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March 5, 2012 11:50 am
X-clear, the Swiss clearing house, has said it is “actively looking” at acquisitions and is considering setting up a eurozone-based central securities depository (CSD) as new clearing arrangements and regulation reshape services for completing trades in Europe.
Services for settling and clearing trades in Europe, long the unglamorous “plumbing” part of the markets, face a shake-up as regulators want to introduce choice, cut overall trading costs and produce rules governing CSDs for the first time.
Many of Europe’s alternative trading venues and clearing houses, including X-clear – part of Zürich-based SIX Group – have been given permission to free up access to other clearing houses, a push known as “interoperability”.
A clearing house, also known as a central counterparty (CCP), stands between two parties to guarantee a trade is completed if one party defaults.
Tomas Kindler, head of clearing services at X-clear, said the group was looking to take advantage of the upheaval. “We are actively looking at acquisition targets,” he said in an interview. “One area is scale, the other is product capabilities, like derivatives clearing for example.”
X-clear has estimated its share of processing shares traded on the London Stock Exchange doubled in two months while EuroCCP, a rival, estimates its market share has gone up from 6 per cent to 25 per cent in a matter of weeks.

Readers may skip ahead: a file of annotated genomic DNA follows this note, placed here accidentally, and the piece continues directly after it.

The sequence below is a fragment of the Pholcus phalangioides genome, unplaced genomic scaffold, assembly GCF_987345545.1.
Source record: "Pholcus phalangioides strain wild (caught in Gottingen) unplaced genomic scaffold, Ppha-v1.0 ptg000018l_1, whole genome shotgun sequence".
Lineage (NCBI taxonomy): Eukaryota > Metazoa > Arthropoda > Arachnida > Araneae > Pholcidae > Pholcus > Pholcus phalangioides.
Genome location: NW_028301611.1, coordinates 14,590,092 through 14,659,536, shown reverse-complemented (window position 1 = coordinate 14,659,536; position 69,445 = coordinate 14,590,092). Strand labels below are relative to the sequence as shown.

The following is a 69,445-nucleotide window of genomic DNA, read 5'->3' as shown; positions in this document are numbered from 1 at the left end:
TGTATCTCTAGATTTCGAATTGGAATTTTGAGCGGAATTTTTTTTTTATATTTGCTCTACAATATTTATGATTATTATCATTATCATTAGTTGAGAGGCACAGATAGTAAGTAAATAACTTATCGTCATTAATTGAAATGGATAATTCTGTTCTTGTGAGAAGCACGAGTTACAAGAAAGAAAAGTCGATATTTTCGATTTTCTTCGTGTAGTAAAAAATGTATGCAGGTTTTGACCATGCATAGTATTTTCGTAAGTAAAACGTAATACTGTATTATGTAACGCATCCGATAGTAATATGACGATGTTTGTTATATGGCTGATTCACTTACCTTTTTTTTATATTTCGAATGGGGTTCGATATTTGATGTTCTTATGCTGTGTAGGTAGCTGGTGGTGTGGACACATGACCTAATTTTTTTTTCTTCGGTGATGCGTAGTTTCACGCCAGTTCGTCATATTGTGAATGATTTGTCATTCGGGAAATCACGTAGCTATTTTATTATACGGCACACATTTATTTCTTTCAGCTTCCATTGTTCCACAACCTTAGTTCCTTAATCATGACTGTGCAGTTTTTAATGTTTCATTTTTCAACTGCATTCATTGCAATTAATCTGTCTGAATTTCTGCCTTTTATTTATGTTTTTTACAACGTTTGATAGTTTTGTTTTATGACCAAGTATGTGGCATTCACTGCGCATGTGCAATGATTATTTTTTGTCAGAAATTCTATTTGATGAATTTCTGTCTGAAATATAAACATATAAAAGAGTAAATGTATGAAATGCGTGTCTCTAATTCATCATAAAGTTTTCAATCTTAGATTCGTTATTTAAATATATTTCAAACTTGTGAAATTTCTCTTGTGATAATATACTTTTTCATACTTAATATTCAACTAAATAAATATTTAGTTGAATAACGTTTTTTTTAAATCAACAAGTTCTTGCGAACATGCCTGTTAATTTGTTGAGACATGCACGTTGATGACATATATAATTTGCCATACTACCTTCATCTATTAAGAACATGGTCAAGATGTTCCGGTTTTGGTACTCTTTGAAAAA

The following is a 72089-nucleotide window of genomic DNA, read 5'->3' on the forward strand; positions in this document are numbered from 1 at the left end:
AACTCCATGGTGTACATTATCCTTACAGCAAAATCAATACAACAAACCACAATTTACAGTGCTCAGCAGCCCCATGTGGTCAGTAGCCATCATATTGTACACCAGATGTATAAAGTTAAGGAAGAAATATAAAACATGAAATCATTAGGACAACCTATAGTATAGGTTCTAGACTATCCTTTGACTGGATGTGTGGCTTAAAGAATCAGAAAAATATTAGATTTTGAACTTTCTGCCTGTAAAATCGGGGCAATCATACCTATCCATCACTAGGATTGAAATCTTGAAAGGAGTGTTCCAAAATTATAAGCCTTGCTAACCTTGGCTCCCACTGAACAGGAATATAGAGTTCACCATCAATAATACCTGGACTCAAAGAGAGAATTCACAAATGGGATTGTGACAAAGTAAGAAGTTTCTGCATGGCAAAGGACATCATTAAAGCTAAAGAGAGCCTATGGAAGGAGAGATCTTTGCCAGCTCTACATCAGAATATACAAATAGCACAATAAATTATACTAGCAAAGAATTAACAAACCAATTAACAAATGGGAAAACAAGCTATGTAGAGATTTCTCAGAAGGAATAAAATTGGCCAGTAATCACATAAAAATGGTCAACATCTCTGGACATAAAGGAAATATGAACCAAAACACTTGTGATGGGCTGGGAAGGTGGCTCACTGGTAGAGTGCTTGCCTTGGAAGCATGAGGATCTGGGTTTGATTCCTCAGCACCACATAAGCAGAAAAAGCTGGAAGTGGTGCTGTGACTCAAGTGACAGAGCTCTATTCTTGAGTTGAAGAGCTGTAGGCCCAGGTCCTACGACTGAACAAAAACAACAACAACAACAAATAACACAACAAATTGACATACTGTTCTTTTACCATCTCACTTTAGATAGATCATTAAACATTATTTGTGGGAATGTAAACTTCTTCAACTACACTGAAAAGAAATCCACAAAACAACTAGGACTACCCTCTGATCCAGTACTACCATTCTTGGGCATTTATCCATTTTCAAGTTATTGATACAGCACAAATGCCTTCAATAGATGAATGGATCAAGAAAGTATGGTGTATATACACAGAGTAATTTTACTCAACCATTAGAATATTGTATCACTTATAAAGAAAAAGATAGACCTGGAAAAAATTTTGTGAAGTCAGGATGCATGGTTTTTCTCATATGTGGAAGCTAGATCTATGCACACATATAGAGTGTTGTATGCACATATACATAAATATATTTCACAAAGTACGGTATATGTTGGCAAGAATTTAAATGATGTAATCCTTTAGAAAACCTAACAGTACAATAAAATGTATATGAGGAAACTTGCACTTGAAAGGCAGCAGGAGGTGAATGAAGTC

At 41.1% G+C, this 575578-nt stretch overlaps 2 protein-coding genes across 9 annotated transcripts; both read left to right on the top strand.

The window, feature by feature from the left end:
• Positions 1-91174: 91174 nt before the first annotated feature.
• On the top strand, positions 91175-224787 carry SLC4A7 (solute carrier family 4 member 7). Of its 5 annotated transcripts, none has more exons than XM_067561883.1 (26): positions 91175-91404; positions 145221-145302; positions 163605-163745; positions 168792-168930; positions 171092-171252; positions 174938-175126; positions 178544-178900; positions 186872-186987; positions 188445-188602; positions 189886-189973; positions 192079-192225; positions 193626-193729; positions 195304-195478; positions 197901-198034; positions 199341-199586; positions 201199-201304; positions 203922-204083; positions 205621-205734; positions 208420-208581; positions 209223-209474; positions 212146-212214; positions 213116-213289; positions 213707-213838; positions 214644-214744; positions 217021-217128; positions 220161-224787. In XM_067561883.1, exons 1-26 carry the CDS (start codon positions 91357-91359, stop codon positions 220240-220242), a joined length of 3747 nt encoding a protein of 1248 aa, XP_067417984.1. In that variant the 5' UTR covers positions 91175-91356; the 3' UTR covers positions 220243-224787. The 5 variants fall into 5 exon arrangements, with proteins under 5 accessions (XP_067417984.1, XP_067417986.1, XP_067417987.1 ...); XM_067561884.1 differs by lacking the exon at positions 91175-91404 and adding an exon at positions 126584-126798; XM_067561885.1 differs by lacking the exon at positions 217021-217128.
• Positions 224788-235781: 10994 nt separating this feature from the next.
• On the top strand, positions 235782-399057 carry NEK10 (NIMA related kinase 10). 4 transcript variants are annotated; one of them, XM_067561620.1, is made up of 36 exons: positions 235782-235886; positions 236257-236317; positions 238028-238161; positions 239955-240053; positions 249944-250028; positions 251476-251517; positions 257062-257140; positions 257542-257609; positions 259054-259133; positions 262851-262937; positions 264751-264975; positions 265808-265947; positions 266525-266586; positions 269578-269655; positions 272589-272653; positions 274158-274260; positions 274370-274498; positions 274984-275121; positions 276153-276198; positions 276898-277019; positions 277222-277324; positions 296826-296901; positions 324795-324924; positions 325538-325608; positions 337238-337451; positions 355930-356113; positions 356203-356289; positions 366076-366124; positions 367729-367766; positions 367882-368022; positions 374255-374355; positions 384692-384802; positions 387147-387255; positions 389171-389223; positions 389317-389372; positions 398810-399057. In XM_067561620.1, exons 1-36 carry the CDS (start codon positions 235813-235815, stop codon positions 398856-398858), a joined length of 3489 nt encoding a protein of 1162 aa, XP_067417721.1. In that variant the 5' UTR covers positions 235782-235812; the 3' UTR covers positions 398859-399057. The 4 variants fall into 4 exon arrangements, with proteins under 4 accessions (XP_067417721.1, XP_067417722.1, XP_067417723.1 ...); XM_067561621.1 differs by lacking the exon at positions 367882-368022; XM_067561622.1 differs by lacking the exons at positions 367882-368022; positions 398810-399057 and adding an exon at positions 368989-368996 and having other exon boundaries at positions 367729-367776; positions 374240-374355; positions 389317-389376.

X-clear is also keen to break into the settling of trades, where legal ownership of the asset is exchanged for cash. It is one of the few areas of trading that has remained untouched in recent years by competition, user choice and regulation. It is coming under scrutiny as regulators look to safeguard financial market stability.
Brussels is working on legislation that would for the first time put in place oversight of such infrastructures on a pan-European basis, treating them as systemically important entities. It would also allow a Europe-wide “passport” for CSDs to significantly cut the cost of cross-border settlement and help put Europe on a more even footing with the US, where post-trade costs are much lower.
The European Central Bank is also creating a central IT platform, known as Target2Securities (T2S) to allow CSDs to provide settlement services in equities and bonds in central bank money in Europe. However, the project has been hit by repeated delays.
CSDs in each European country carry out settlement, which can be expensive where cross-border transactions are involved. A passport and the IT project may cut costs but likely force national CSDs to seek other business lines. Switzerland, like the UK, has also opted out of the T2S project.
“Our preferred option is to set up a eurozone CSD. Another option is to partner,” said Mr Kindler, referring to indications from some banks, such as Bank of New York Mellon, which have indicated they will explore the idea of creating their own CSDs – which will plug into T2S – to offer their own collateral services.
Mr Kindler said X-clear would decide on whether to pursue a eurozone CSD project in the second quarter.
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